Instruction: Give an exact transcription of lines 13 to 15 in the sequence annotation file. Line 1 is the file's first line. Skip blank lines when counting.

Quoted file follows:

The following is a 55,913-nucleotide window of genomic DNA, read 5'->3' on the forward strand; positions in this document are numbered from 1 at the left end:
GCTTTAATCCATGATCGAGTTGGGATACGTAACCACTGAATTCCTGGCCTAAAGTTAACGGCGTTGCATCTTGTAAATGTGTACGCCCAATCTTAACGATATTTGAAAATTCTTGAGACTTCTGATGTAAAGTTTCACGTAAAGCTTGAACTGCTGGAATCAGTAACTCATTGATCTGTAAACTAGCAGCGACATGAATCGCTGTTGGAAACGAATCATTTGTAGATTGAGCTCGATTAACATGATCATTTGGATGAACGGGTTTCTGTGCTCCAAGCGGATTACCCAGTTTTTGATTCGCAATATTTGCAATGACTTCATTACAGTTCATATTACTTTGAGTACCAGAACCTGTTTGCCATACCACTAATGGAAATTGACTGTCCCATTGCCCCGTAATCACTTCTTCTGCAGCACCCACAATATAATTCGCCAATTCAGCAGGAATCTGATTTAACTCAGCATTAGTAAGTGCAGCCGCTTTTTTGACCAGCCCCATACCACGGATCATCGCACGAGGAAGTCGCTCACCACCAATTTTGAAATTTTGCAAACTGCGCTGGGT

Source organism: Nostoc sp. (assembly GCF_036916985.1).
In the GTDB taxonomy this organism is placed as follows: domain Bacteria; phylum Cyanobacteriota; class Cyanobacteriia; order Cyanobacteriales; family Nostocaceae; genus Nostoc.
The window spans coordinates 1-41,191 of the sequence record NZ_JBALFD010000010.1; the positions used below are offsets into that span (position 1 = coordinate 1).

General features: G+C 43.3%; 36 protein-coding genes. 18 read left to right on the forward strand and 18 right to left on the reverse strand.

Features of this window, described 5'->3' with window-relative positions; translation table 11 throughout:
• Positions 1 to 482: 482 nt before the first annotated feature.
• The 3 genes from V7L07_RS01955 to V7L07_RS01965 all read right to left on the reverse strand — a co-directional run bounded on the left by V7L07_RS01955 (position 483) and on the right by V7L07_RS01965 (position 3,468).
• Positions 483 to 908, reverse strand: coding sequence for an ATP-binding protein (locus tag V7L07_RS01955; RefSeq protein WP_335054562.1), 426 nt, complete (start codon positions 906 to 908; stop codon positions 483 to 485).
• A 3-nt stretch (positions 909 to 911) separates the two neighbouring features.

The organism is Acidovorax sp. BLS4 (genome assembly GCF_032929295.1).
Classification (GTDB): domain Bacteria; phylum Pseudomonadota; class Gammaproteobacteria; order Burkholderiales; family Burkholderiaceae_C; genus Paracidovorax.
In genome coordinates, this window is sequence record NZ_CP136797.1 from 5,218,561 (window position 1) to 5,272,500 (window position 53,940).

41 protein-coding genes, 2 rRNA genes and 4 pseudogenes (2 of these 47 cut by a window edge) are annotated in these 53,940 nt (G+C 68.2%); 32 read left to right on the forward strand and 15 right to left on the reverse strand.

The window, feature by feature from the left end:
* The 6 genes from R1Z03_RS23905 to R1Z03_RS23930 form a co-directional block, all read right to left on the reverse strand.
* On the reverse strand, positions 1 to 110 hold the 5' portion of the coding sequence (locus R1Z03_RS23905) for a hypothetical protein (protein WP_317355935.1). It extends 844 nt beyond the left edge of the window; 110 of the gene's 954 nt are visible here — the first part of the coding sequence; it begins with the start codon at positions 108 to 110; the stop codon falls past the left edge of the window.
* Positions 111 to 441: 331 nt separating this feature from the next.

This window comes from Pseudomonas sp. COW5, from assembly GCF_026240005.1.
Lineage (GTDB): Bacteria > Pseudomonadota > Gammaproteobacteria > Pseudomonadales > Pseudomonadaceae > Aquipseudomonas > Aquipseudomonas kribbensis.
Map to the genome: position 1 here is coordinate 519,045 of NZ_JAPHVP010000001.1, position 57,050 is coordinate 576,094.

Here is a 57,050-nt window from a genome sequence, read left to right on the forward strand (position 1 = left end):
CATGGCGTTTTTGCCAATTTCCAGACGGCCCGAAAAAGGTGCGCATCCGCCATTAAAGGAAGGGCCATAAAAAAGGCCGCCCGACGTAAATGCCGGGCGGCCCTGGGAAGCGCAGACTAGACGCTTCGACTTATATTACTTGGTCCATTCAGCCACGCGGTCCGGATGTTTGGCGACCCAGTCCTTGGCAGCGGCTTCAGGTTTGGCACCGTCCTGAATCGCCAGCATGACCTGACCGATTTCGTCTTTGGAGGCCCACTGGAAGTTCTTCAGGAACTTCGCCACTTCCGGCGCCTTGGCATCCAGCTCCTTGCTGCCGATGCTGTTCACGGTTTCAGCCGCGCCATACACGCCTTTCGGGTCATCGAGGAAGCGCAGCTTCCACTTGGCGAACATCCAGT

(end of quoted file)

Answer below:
Classification (GTDB): domain Bacteria; phylum Pseudomonadota; class Gammaproteobacteria; order Burkholderiales; family Burkholderiaceae_C; genus Paracidovorax.
In genome coordinates, this window is sequence record NZ_CP136797.1 from 5,218,561 (window position 1) to 5,272,500 (window position 53,940).

41 protein-coding genes, 2 rRNA genes and 4 pseudogenes (2 of these 47 cut by a window edge) are annotated in these 53,940 nt (G+C 68.2%); 32 read left to right on the forward strand and 15 right to left on the reverse strand.